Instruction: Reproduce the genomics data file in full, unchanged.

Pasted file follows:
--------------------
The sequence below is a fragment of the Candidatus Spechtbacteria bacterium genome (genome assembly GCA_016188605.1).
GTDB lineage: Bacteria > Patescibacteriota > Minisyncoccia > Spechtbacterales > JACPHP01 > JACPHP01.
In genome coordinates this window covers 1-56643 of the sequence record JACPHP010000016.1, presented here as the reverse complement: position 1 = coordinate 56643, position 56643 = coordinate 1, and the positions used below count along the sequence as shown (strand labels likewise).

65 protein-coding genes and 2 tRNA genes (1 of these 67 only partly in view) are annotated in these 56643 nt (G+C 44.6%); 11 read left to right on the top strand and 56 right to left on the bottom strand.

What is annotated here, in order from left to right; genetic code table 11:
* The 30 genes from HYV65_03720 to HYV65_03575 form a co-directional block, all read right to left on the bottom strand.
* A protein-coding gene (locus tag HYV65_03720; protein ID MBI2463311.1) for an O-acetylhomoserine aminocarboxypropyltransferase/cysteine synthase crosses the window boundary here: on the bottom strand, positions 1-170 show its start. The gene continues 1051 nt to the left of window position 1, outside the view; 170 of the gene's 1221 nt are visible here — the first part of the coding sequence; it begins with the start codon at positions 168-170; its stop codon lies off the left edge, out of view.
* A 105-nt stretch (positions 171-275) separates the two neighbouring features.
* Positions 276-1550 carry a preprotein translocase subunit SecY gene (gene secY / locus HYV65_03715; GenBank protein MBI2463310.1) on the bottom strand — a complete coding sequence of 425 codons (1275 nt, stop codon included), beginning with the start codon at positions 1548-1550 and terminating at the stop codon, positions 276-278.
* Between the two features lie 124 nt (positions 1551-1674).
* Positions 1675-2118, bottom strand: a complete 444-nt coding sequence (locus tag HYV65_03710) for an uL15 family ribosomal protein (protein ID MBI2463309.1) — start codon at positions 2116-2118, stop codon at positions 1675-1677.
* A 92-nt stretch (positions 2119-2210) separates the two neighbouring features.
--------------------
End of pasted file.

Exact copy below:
The sequence below is a fragment of the Candidatus Spechtbacteria bacterium genome (genome assembly GCA_016188605.1).
GTDB lineage: Bacteria > Patescibacteriota > Minisyncoccia > Spechtbacterales > JACPHP01 > JACPHP01.
In genome coordinates this window covers 1-56643 of the sequence record JACPHP010000016.1, presented here as the reverse complement: position 1 = coordinate 56643, position 56643 = coordinate 1, and the positions used below count along the sequence as shown (strand labels likewise).

65 protein-coding genes and 2 tRNA genes (1 of these 67 only partly in view) are annotated in these 56643 nt (G+C 44.6%); 11 read left to right on the top strand and 56 right to left on the bottom strand.

What is annotated here, in order from left to right; genetic code table 11:
* The 30 genes from HYV65_03720 to HYV65_03575 form a co-directional block, all read right to left on the bottom strand.
* A protein-coding gene (locus tag HYV65_03720; protein ID MBI2463311.1) for an O-acetylhomoserine aminocarboxypropyltransferase/cysteine synthase crosses the window boundary here: on the bottom strand, positions 1-170 show its start. The gene continues 1051 nt to the left of window position 1, outside the view; 170 of the gene's 1221 nt are visible here — the first part of the coding sequence; it begins with the start codon at positions 168-170; its stop codon lies off the left edge, out of view.
* A 105-nt stretch (positions 171-275) separates the two neighbouring features.
* Positions 276-1550 carry a preprotein translocase subunit SecY gene (gene secY / locus HYV65_03715; GenBank protein MBI2463310.1) on the bottom strand — a complete coding sequence of 425 codons (1275 nt, stop codon included), beginning with the start codon at positions 1548-1550 and terminating at the stop codon, positions 276-278.
* Between the two features lie 124 nt (positions 1551-1674).
* Positions 1675-2118, bottom strand: a complete 444-nt coding sequence (locus tag HYV65_03710) for an uL15 family ribosomal protein (protein ID MBI2463309.1) — start codon at positions 2116-2118, stop codon at positions 1675-1677.
* A 92-nt stretch (positions 2119-2210) separates the two neighbouring features.